Cosmology is now stranger to large scale surveys.  The discipline prides itself on data collection, and when the data it is collecting is about galaxies that are billions of years old its easy to see why more data would be better.  Now, with a flurry of 29 new papers, the partial results from the largest cosmological survey ever – the Dark Energy Survey (DES) – have been released.  And it largely confirms what we already knew.

The DES took place over 6 years from 2013 to 2019, and looked at over 1/8th of the night sky for a total of 758 nights.  Results released on May 27th contain analysis of the data from the first half of that observational period, having already released results from the first year back in 2017.

Video describing the work by the DES.
Credit: NOIRLab YouTube Channel

Even using just half the data, the survey, which included 400 individual scientists from 25 institutions in 7 countries, observed over 226 million galaxies.  Observations were done with the Victor M Blanco telescope at Cerro Tololo Inter-American Observatory in Chile.  Measuring 4 meters in width, the Blanco telescope has a resolution of 570 megapixels – almost 50 times as much as a standard iPhone camera.

All that observational power is great to collect data, but the scientists need to know what to do with it when collected.  The goal of the survey was to “quantify the distribution of dark matter and the effect of dark energy” according to a press release by Fermilab, which built and tested the camera used in the survey.   These two poorly understood cosmic features make up 95% of all the known “stuff” in the universe.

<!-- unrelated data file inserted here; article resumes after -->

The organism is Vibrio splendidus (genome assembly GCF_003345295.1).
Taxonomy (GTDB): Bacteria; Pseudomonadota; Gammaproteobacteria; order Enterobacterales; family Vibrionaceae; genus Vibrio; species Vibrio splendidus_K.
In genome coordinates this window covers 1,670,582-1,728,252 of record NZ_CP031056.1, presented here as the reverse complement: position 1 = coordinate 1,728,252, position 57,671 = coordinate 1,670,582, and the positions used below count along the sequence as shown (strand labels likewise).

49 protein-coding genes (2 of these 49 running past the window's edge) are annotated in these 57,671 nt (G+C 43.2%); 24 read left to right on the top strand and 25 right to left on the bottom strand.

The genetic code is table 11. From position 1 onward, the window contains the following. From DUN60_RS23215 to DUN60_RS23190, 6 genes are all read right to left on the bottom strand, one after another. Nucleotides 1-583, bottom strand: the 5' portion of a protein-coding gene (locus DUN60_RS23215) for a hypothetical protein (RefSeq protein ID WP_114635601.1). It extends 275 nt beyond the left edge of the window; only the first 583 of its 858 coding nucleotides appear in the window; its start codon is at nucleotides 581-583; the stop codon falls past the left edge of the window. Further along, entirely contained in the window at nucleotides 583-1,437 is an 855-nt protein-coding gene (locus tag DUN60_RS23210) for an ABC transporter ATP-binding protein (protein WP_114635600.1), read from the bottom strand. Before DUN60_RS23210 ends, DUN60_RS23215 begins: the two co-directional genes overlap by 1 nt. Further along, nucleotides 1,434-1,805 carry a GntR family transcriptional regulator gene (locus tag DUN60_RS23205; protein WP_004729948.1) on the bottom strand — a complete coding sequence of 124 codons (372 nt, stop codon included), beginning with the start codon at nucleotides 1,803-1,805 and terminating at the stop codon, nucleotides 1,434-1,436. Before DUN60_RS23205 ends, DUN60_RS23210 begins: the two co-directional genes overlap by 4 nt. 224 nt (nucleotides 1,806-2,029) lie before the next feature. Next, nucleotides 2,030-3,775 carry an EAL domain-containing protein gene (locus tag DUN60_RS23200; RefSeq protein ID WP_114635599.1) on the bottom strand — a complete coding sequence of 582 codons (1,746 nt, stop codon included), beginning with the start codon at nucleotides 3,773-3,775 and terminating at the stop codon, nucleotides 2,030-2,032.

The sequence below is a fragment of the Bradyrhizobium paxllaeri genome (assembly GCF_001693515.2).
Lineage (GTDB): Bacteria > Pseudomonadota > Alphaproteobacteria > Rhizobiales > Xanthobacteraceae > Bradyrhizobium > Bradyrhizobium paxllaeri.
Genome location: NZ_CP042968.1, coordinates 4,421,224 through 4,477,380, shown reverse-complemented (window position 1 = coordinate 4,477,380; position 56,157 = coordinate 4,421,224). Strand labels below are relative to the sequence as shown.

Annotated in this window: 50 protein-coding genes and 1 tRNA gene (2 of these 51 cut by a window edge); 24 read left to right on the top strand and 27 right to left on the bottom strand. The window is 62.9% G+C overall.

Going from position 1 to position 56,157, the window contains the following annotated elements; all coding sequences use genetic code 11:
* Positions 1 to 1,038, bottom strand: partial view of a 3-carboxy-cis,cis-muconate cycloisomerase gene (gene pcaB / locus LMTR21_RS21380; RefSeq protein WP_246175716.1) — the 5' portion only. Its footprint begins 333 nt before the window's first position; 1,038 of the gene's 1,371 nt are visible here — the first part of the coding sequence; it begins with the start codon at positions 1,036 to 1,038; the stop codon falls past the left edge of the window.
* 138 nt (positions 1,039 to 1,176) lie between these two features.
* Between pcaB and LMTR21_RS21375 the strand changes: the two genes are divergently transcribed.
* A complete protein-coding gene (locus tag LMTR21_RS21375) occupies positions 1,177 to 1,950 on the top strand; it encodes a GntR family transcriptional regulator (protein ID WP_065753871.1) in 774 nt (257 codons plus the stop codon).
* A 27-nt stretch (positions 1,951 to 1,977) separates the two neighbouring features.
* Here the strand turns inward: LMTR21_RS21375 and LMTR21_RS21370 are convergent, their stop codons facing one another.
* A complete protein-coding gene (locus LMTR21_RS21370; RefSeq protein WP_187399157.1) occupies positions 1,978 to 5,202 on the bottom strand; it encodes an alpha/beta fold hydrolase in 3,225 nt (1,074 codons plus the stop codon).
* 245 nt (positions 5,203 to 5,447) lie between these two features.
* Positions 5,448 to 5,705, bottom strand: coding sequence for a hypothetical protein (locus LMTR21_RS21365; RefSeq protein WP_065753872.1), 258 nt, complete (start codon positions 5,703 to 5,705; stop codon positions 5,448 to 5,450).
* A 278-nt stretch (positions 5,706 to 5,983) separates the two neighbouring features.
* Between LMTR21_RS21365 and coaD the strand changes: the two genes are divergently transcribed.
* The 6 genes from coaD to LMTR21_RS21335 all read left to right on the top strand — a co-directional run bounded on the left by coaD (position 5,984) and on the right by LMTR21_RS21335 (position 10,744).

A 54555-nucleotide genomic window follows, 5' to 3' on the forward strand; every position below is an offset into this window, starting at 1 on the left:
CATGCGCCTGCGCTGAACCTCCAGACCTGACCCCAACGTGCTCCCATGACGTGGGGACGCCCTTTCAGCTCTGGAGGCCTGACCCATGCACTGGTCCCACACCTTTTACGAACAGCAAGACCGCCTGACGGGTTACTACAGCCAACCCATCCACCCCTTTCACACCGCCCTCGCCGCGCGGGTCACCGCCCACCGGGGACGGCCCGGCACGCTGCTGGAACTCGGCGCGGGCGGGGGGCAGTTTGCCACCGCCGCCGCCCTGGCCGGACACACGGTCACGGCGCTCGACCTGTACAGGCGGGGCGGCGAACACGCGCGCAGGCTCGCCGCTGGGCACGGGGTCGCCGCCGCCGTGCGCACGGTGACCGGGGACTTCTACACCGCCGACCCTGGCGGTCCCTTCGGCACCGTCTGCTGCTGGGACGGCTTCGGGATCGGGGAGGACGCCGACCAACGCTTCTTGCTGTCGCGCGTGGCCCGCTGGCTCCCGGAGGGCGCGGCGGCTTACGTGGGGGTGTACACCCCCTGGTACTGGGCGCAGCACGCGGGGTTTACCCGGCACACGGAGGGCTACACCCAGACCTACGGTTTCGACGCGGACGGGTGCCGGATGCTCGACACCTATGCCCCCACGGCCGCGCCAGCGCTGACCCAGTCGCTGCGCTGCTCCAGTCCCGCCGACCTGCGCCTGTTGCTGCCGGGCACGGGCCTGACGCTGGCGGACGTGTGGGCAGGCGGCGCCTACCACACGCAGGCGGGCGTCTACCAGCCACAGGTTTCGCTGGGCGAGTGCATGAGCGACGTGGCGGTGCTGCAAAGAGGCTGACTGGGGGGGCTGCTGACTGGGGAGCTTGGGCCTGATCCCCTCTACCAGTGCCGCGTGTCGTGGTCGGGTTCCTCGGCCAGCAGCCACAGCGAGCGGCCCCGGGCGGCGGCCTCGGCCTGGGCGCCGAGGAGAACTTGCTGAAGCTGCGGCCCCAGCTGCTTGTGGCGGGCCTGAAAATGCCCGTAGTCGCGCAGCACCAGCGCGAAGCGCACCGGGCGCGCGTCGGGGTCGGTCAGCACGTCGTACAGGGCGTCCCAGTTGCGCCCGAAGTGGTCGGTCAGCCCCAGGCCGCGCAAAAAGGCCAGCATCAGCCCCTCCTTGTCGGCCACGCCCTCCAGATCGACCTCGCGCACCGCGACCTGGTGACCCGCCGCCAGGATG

The Dark Energy Survey camera (DECam) at the SiDet clean room. The Dark Energy Camera was designed specifically for the Dark Energy Survey. It was funded by the Department of Energy (DOE) and was built and tested at DOE’s Fermilab.
Credit: NOIRLab

Despite their prevalence, they are very hard to detect, hence the name “dark”.  However, DES provides more insight that ever before into some characteristics  of these little understood phenomena.  In particular, two cosmological features were central to the survey’s efforts.  The first was the “cosmic web”, while the second were weak gravitational lenses.

The cosmic web is what cosmologists use to describe the structure of galaxies.  These massive clusters of gravitationally bound stars aren’t randomly distributed, as one might assume if the universe was all started from the same state.  They form a pattern, with clumps of galaxies banding together to form galaxy clusters. 

Maps of some recent work to map clustering due to dark matter.
Credit: Hong et. al., Astrophysical Journal

Cosmologists normally attribute those clumped up areas to the presence of higher densities of dark matter and, therefore, gravity.  Mapping where they occur in space provides insight into what areas of the galaxy might feature high concentrations of dark matter to study.  Results from universe growth models can then be compared to the cosmic web as a way to check their accuracy in predicting how the universe actually turned out.

Clustering isn’t the only way to detect dark matter though.  DES scientists also utilized a well-studied cosmological phenomena called gravitational lensing.  This effect happens when light is bent around areas of high gravity, which pockets of dark matter certainly are. Strong gravitational lensing, such as that around black holes, is a common enough feature of cosmology, producing features such as Einstein rings that look spectacular.

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